Choosing and dealing with IT suppliers can be a challenge. The technical side of things may seem intimidating and it’s sometimes hard to be sure you’re getting the business IT services you actually need.
However, together with the right IT support company, finding appropriate suppliers will help ensure you acquire and use effective, reliable IT equipment.
In general, IT providers can be divided into four groups:
The easiest way to identify what type of IT supplier to use is to think about what kind of purchase you’re making and what level of service you need. If you’re making a significant investment and lack IT knowledge in-house, it’s probably worth paying for a consultant’s expertise in business IT services. Having a good relationship with a trusted consultant can be worth its weight in gold.
However, for a simple purchase – a new PC, basic printer or computer accessories – you’ll get the best deal from a manufacturer or reseller.
Your in-house IT expertise will influence your supplier choice to a large extent. Having dedicated IT staff will make you less reliant on your IT provider for advice, allowing you to make savings by buying different items from different suppliers.
Manufacturers such as Dell provide the advantage of not only offering market-leading products and solutions but also consultancy services and full IT support to advise you on what IT best suits your individual needs.
And if your business lacks dedicated IT staff, it’s helpful to ask peers for IT recommendations. Online IT Forums are a great place to pose questions and get advice from other business owners.
When looking to buy from a retailer, reseller or direct from the manufacturer, you’ll probably find there’s a trade-off between price and the level of service.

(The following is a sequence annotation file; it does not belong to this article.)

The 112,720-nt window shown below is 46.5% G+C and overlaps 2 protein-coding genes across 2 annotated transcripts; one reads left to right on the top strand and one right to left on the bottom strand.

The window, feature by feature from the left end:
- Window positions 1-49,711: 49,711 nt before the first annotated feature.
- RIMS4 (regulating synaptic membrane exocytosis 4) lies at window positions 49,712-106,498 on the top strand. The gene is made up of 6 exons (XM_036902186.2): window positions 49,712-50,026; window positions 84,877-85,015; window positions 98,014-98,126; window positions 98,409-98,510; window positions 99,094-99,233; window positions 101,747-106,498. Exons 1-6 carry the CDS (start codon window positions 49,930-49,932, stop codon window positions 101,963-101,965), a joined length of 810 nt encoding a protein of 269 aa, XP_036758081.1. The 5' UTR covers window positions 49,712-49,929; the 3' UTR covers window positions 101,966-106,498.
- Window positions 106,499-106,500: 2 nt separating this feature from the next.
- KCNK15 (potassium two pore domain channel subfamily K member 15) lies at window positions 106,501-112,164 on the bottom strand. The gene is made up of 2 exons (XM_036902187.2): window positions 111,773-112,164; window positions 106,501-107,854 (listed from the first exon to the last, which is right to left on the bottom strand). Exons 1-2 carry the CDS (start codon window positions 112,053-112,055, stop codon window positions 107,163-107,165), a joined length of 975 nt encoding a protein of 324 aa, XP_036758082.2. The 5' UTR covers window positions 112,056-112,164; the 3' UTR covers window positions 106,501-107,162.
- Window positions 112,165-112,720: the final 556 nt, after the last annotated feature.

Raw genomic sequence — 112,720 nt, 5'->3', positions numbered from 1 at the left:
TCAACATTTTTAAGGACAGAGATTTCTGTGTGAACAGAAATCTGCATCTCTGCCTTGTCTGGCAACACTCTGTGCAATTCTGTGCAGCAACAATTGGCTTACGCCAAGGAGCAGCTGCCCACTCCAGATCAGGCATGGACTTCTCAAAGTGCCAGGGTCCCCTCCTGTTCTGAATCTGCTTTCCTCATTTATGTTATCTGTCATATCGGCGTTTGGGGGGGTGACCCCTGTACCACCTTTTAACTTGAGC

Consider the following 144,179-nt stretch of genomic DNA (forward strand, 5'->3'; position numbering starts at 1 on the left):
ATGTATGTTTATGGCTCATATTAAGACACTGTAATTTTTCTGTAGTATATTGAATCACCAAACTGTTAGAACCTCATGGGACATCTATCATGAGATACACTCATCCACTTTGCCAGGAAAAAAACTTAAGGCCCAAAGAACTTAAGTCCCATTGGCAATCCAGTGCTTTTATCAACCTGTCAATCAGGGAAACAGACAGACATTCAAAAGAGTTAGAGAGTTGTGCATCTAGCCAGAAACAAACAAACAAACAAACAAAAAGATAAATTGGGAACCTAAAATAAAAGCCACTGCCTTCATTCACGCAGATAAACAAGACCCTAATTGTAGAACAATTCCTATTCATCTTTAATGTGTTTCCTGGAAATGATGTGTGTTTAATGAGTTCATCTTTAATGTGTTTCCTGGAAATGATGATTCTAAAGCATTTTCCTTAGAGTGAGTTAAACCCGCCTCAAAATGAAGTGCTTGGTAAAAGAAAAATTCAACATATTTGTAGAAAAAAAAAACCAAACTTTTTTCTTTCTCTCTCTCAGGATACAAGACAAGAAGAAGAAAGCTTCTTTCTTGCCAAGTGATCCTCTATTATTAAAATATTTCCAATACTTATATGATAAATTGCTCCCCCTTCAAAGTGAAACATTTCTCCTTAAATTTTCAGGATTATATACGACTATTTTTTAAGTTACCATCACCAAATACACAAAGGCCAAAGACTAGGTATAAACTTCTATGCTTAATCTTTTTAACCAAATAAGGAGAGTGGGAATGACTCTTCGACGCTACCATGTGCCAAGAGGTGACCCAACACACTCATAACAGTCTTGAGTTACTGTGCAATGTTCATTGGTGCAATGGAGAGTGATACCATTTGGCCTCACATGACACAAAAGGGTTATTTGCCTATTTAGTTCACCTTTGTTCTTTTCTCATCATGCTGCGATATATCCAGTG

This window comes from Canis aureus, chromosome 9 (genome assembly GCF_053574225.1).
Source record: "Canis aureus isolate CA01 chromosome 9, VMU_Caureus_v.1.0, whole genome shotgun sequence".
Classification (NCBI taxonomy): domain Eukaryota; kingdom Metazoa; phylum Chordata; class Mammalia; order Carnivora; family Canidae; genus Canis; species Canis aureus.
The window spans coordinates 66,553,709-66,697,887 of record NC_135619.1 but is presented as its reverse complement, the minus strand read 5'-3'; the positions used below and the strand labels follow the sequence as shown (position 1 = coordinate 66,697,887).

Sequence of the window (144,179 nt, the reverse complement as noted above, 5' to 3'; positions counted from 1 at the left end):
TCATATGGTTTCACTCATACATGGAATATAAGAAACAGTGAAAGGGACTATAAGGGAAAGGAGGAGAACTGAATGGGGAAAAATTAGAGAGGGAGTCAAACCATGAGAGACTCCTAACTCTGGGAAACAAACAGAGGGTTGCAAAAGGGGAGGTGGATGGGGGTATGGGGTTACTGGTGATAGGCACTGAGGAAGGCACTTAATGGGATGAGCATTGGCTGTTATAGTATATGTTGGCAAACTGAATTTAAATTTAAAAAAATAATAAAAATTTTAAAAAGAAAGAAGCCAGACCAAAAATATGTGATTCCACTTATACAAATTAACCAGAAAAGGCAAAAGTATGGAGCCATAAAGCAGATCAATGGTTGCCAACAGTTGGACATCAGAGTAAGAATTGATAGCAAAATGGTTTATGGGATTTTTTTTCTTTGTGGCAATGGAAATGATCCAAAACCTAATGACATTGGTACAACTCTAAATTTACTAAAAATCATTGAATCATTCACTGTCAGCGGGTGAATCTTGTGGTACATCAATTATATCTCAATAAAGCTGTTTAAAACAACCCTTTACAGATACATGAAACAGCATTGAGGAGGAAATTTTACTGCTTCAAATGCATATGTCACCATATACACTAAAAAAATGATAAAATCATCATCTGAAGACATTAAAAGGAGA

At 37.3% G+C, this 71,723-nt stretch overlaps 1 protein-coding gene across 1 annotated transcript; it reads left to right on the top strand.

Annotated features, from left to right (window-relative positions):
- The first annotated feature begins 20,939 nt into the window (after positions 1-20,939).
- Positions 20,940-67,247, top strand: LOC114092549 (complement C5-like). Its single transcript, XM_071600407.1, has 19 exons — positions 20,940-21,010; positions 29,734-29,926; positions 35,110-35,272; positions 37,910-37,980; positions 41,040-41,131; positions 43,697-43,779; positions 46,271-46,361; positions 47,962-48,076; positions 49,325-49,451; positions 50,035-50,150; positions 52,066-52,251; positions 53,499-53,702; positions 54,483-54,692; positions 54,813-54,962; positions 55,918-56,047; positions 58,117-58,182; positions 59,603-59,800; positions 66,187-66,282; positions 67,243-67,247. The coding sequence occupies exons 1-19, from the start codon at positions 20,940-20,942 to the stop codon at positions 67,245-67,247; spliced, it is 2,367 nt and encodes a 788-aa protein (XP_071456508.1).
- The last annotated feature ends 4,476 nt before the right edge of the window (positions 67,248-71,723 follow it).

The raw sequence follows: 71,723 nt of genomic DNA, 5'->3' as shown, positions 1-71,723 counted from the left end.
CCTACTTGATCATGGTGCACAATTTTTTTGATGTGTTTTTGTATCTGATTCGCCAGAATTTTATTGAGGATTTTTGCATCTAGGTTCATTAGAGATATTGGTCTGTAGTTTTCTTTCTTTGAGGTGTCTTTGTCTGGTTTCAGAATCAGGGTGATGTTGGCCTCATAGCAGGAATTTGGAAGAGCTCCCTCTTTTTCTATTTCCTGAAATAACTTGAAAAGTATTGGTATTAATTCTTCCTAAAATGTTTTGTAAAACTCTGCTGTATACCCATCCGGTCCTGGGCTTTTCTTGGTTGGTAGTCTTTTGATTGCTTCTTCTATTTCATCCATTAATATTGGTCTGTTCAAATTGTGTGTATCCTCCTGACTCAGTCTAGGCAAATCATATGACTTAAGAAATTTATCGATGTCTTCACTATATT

Make sure the IT suppliers you’re considering have a phone number you can call for help and a real-world address. Search online and ask any other customers you know for their opinions.
Choosing a consultant is more involved, because you’re likely to want to build an ongoing relationship. Word of mouth recommendations can help you find good consultants, so ask partners, clients and contacts. If you already use an IT support company you trust, start with them – many offer consultancy services too.
IT consultancies tend to be small businesses. There are lots of them, so you might want to focus on local providers initially. Use search engines like Google to locate them. It may help to identify consultants who have experience in your industry and are of a similar size to your own business.
If you need an IT supplier with knowledge of a specific technology, try the relevant manufacturer’s website. For instance, Microsoft has a huge list of companies certified to work with its software.
Be realistic about the level of relationship you can achieve with your IT provider. While a good IT consultancy will be in it for the long haul, happy to hold face-to-face meetings and help build your IT strategy, this won’t be an option when dealing with retailers.
You’ll almost inevitably end up communicating with cut-price retailers and resellers online or on the phone. Many will use technical language to describe their products, so make sure you’re clear about what you need before entering into discussions.
If you would like to read further information on IT suppliers, see: